by Anna Gracia
Publication: July 26, 2022
**I was on the social media tour for Boys I Know organized by Colored Pages Blog Tours from July 5-11th. You can check out my Instagram Feed Post here. You can check out the tour schedule below for Instagram and Vlog Posts.**
June Chu is the “just good enough” girl. Good enough to line the shelves with a slew of third-place trophies and steal secret kisses from her AP Bio partner, Rhys. But not good enough to meet literally any of her Taiwanese mother’s unrelenting expectations or to get Rhys to commit to anything beyond a well-timed joke.
While June’s mother insists she follow in her (perfect) sister’s footsteps and get a (full-ride) violin scholarship to Northwestern (to study pre-med), June doesn’t see the point in trying too hard if she’s destined to fall short anyway. Instead, she focuses her efforts on making her relationship with Rhys “official.” But after her methodically-planned, tipsily-executed scheme explodes on the level of a nuclear disaster, she flings herself into a new relationship with a guy who’s not allergic to the word “girlfriend.”
But as the line between sex and love blurs, and pressure to map out her entire future threatens to burst, June will have to decide on whose terms she’s going to live her life—even if it means fraying her relationship with her mother beyond repair.
ABOUT THE AUTHOR
Anna grew up biracial in the Midwest, spending her formative years repeatedly answering the question, “What are you?” Before finding her way as a YA author, she was a CPA, a public school teacher, a tennis coach, and for one glorious summer, a waitress at a pie shop. She now lives on the West Coast, raising three kids and writing stories about girls navigating a world full of double standards.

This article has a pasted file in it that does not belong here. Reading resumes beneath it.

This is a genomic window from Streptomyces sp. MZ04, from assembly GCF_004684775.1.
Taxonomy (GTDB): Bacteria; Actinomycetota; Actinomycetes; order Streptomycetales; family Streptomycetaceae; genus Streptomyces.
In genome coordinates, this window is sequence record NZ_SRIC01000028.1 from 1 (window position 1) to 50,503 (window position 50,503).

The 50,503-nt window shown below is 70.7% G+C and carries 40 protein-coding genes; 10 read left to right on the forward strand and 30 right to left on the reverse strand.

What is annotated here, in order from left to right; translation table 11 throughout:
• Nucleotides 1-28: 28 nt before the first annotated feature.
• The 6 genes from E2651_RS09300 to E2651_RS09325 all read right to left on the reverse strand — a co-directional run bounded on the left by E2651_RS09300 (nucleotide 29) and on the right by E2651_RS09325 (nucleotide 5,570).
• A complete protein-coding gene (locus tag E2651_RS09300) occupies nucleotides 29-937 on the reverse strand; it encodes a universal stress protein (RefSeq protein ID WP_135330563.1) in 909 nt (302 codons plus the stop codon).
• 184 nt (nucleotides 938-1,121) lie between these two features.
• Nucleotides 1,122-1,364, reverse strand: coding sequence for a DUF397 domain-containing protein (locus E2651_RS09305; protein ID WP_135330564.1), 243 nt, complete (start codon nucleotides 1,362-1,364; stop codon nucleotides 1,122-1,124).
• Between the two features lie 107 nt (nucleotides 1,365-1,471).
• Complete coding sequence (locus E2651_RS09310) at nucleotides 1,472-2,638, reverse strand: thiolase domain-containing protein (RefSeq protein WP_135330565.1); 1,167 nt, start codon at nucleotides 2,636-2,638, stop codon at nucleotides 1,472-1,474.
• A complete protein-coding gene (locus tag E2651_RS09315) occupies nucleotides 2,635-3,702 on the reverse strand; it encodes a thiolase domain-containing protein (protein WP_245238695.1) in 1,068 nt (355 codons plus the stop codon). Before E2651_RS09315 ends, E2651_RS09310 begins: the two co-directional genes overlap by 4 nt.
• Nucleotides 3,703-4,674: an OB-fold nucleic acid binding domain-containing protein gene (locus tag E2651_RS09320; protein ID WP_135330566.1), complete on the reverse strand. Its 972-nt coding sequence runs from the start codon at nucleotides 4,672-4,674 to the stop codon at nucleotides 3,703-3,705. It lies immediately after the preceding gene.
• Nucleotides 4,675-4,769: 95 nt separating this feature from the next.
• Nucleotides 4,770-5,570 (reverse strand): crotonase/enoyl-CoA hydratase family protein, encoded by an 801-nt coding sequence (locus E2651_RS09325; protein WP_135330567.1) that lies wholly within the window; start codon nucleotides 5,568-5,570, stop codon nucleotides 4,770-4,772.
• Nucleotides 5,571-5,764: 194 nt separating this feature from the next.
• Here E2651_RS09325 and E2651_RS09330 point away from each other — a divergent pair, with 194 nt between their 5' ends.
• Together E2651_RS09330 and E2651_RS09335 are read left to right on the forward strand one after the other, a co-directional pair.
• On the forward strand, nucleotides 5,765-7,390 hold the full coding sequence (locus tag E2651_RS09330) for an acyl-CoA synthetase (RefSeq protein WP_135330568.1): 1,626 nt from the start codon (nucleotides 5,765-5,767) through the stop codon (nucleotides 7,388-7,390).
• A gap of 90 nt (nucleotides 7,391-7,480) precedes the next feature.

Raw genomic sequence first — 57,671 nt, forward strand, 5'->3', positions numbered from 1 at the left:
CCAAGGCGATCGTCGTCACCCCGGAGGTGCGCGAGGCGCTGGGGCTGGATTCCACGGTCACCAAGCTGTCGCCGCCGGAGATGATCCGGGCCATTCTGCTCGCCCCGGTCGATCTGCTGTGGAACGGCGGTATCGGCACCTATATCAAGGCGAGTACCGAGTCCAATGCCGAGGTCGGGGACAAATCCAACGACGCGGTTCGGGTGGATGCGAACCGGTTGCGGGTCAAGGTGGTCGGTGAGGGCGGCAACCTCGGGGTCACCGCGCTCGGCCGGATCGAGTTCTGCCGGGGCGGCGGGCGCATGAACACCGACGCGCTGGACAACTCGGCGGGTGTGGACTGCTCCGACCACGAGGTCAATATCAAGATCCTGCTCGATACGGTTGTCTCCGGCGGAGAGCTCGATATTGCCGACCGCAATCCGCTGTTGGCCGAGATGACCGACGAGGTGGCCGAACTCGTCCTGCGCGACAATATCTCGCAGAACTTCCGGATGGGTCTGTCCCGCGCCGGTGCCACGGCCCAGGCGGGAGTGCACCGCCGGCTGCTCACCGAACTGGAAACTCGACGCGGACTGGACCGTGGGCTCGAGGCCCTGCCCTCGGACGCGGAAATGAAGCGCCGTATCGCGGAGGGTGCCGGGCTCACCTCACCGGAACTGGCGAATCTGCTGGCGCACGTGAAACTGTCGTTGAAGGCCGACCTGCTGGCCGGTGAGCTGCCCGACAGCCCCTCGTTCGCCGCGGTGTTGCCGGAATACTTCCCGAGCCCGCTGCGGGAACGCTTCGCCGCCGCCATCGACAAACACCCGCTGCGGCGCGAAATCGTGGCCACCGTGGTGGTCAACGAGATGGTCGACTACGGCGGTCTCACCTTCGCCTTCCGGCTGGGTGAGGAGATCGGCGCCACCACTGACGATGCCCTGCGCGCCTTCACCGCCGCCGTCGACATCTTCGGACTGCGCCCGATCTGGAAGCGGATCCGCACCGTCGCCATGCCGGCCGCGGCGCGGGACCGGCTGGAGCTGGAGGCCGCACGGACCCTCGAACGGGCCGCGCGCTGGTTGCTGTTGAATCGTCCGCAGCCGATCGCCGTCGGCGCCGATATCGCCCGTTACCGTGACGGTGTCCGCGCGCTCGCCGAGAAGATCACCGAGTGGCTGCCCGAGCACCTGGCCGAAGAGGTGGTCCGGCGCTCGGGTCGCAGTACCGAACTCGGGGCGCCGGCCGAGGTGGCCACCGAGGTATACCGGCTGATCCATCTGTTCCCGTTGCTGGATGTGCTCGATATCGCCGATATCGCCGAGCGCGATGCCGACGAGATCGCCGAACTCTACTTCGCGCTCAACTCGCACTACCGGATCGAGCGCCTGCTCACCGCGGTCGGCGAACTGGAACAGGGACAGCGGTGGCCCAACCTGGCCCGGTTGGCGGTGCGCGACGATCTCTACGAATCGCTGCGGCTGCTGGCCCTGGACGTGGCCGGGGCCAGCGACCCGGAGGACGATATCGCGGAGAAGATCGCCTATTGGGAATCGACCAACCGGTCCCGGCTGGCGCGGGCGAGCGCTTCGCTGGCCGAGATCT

**I was provided a copy of the book through Colored Pages Blog Tours as a Tour Participant . I voluntarily read and reviewed it. All opinions are my own.**
June’s life is complicated, just as it is for anyone her age. Being a senior in high school means navigating a multitude of things concurrently, including school, family, friendships, and relationships, while being told to make decisions about the future right now–where to go to college, what to study, and what career to pursue. I immediately saw some of myself in June, recalling being just as confused and unsure at that age. Like June, I wanted my freedom, but I also had this innate desire to please my parents while also believing I wasn’t good enough. I wanted to yell at her for some of her choices, but I also understood the reasons behind them. June is imperfect, which makes it easy to be exasperated with her, but it’s also what makes her a relatable character.
Because June’s emotions often lead the way, it’s only after she has rushed ahead that she has epiphanies–hindsight is often 20/20. She made my head and my heart hurt, but that’s part of what made her feel like a real teenager straddling this middle place where she isn’t a kid but not quite an adult. It’s a realistic depiction of how hard it is. Not every decision will be the right one, and it sucks, but the best we can do is learn from them. June’s introspection is where she displays her growth. This is how the boys she knows each play a role in her life. They serve as stepping stones, helping to pave the way to figuring out who she is and possibly who she wants to be.
June’s authenticity comes across effectively because Gracia doesn’t romanticize the experience. The story is complex. It is raw and messy, filled with the complicated feelings of growing up and pushing forward. I enjoyed the book immensely, but I was also a mix of emotions throughout. After I finished the book, my first thought was, “what happens now?” This is a measure of how much I liked the book, because I rarely feel this way after I finish reading. I had become invested in June and wanted to share in her new experiences, to discover if she was finally comfortable in her own skin. Most of all, I wanted to know that everything turned out okay.
Gracia’s straightforward writing style provides insight into the of the joys and pains of growing up. It provides a realistic portrayal of a teen on the cusp of becoming an adult and trying to find her place. June isn’t perfect and stumbles along the way, but it often leads to a greater understanding of who she is and what she wants. I recommend this for readers looking for a book that doesn’t idealize moving forward.
**Thank you to Colored Pages Blog Tours, Peachtree Teen, and Anna Gracia for the ARC. Thank you for sharing June with the world.**